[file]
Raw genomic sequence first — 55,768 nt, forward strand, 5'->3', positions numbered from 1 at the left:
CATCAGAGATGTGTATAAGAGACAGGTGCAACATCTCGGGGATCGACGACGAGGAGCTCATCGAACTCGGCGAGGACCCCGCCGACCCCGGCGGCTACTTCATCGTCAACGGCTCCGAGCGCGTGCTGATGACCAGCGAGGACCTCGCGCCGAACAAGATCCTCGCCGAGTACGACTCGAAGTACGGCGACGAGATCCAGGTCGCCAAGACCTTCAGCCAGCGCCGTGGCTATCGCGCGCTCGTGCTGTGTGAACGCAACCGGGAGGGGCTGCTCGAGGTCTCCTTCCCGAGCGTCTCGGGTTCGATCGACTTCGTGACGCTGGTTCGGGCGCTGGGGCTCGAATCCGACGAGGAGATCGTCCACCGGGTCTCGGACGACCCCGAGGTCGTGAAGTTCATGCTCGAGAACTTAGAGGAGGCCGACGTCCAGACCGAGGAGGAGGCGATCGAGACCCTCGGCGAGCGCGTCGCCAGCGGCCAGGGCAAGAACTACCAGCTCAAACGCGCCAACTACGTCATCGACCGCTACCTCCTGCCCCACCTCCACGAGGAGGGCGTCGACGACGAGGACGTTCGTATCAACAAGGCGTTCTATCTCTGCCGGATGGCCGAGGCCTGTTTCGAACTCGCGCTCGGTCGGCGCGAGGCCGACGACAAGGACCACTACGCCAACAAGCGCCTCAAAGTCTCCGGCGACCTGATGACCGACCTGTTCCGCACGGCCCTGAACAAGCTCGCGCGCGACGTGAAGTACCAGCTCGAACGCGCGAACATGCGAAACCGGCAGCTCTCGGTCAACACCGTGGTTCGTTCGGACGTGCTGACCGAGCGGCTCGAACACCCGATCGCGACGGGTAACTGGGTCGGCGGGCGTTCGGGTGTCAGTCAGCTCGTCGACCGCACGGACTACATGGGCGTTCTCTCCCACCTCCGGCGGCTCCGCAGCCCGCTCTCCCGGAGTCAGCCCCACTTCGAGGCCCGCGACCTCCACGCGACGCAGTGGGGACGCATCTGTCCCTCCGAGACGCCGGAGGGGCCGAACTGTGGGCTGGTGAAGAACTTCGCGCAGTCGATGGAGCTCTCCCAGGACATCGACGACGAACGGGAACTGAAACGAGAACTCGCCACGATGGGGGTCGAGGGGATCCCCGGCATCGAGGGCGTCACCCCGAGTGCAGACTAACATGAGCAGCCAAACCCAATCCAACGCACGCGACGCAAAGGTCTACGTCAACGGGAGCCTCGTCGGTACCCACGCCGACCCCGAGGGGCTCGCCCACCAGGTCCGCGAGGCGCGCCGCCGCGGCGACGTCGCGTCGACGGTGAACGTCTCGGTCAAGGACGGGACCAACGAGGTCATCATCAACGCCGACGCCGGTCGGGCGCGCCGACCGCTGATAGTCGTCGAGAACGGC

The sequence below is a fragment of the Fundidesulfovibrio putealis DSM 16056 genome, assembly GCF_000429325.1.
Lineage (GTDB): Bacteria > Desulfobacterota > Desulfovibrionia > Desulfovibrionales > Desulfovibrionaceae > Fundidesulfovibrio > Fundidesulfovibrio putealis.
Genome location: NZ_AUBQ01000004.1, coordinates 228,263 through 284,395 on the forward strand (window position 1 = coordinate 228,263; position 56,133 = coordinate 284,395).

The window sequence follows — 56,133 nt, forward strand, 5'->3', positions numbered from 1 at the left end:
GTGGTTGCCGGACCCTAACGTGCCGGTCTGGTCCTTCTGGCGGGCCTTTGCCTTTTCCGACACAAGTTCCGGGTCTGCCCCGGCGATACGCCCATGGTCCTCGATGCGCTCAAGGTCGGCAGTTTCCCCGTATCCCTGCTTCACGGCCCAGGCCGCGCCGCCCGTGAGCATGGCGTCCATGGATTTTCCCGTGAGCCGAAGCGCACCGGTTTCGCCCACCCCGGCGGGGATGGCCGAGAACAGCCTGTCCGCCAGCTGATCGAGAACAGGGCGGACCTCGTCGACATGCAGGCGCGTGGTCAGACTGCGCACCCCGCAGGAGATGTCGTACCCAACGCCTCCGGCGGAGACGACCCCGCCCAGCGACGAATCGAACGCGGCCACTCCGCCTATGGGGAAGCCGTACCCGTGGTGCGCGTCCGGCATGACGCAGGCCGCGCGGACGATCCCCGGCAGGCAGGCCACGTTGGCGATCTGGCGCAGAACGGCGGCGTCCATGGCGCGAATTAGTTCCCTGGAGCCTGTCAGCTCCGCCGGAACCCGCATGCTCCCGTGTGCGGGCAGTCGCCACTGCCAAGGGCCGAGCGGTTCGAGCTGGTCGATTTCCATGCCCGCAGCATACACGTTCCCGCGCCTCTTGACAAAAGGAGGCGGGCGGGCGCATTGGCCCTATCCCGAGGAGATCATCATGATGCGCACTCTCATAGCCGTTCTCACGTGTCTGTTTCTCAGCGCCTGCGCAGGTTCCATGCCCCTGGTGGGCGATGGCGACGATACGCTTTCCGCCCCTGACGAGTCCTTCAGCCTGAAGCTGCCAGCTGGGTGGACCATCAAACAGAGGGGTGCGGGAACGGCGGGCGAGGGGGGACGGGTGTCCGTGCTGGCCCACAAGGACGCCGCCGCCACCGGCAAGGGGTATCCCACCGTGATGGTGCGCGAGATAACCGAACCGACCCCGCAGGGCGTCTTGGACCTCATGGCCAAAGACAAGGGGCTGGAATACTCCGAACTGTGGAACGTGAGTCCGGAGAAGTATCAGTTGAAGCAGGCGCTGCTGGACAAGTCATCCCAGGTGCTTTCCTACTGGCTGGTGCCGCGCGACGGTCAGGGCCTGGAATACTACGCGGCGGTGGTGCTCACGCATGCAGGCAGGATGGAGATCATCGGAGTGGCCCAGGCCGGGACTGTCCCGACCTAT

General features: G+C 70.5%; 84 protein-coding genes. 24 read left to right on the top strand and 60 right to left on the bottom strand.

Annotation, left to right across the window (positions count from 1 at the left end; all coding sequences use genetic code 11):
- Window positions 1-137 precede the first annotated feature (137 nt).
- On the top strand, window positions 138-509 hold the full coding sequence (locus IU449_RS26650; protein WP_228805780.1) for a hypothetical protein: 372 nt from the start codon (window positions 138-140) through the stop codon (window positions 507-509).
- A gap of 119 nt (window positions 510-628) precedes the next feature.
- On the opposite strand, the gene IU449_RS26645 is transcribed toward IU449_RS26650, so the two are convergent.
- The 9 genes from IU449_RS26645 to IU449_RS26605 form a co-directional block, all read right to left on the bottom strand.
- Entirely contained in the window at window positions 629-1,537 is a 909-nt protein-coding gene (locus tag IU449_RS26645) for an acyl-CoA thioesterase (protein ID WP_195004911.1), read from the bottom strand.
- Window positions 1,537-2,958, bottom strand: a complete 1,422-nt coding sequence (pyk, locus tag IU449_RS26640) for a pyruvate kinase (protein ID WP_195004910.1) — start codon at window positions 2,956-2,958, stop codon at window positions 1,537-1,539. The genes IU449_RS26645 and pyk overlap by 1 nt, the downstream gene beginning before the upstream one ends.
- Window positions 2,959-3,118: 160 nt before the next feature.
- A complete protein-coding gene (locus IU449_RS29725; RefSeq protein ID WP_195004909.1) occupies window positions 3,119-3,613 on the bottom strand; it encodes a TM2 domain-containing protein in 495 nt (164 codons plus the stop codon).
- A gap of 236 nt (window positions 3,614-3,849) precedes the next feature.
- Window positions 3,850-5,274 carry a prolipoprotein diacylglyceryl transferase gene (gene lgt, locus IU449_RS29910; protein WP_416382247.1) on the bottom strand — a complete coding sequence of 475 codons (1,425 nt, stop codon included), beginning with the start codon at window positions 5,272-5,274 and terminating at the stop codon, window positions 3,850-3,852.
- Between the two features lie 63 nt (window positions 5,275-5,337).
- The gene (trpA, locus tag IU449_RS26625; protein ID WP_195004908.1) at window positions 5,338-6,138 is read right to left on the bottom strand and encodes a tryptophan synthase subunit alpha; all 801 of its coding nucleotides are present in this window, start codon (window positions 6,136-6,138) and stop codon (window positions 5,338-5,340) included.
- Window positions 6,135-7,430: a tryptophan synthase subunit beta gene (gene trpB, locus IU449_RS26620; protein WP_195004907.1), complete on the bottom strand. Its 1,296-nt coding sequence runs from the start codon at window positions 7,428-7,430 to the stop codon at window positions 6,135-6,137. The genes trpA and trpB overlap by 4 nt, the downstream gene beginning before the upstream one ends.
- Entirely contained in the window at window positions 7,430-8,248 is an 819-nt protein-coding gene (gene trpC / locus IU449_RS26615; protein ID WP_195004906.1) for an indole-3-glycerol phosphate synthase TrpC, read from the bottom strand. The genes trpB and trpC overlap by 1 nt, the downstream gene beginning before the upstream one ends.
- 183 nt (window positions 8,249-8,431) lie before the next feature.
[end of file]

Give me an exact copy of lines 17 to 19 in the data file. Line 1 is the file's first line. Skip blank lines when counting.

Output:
- Window positions 2,959-3,118: 160 nt before the next feature.
- A complete protein-coding gene (locus IU449_RS29725; RefSeq protein ID WP_195004909.1) occupies window positions 3,119-3,613 on the bottom strand; it encodes a TM2 domain-containing protein in 495 nt (164 codons plus the stop codon).
- A gap of 236 nt (window positions 3,614-3,849) precedes the next feature.